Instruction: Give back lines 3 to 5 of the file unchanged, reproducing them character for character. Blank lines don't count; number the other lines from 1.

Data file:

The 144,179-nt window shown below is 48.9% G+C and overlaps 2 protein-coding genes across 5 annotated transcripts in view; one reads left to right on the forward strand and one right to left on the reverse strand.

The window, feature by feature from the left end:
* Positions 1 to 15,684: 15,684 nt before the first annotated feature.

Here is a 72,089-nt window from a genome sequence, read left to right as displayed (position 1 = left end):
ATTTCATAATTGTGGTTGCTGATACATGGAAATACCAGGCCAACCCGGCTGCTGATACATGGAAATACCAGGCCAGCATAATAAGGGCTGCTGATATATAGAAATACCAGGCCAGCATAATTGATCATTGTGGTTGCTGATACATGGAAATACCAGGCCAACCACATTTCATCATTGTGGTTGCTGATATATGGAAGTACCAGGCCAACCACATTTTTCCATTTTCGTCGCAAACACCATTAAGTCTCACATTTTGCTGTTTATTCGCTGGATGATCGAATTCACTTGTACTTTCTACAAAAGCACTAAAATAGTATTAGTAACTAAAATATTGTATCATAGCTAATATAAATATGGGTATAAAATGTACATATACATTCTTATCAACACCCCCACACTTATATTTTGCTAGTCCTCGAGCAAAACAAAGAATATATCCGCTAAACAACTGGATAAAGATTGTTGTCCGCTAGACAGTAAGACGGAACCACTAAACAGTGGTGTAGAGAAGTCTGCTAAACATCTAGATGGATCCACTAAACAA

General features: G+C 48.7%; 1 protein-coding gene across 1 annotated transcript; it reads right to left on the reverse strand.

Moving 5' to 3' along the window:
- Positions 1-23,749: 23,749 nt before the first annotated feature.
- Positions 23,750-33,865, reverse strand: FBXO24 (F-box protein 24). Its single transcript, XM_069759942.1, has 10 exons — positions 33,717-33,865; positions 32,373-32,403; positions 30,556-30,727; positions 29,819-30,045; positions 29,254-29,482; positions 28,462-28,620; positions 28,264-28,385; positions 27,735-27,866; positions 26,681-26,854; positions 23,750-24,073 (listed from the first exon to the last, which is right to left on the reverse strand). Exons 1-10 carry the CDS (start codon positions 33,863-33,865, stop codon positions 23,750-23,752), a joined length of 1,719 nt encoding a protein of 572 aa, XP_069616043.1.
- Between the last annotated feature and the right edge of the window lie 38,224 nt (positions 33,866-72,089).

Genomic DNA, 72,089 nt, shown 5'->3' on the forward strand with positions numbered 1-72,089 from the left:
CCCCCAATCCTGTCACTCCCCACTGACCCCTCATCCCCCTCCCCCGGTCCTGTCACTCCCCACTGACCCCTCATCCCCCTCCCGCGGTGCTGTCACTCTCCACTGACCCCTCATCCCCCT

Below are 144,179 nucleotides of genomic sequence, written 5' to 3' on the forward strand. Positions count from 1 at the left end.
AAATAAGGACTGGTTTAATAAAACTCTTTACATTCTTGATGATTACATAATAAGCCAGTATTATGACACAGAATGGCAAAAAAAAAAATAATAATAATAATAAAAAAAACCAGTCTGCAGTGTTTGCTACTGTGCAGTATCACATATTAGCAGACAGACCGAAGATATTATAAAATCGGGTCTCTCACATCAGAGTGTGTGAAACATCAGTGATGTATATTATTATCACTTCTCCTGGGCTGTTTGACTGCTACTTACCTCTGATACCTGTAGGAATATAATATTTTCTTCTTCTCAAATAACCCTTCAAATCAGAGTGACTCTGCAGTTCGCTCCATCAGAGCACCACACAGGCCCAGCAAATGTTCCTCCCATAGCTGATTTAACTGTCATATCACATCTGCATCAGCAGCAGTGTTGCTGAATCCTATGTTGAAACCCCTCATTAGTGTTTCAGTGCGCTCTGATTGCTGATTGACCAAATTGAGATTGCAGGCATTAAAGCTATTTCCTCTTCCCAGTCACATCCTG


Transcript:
* Positions 1 to 15,684: 15,684 nt before the first annotated feature.

Here is a 72,089-nt window from a genome sequence, read left to right as displayed (position 1 = left end):
ATTTCATAATTGTGGTTGCTGATACATGGAAATACCAGGCCAACCCGGCTGCTGATACATGGAAATACCAGGCCAGCATAATAAGGGCTGCTGATATATAGAAATACCAGGCCAGCATAATTGATCATTGTGGTTGCTGATACATGGAAATACCAGGCCAACCACATTTCATCATTGTGGTTGCTGATATATGGAAGTACCAGGCCAACCACATTTTTCCATTTTCGTCGCAAACACCATTAAGTCTCACATTTTGCTGTTTATTCGCTGGATGATCGAATTCACTTGTACTTTCTACAAAAGCACTAAAATAGTATTAGTAACTAAAATATTGTATCATAGCTAATATAAATATGGGTATAAAATGTACATATACATTCTTATCAACACCCCCACACTTATATTTTGCTAGTCCTCGAGCAAAACAAAGAATATATCCGCTAAACAACTGGATAAAGATTGTTGTCCGCTAGACAGTAAGACGGAACCACTAAACAGTGGTGTAGAGAAGTCTGCTAAACATCTAGATGGATCCACTAAACAA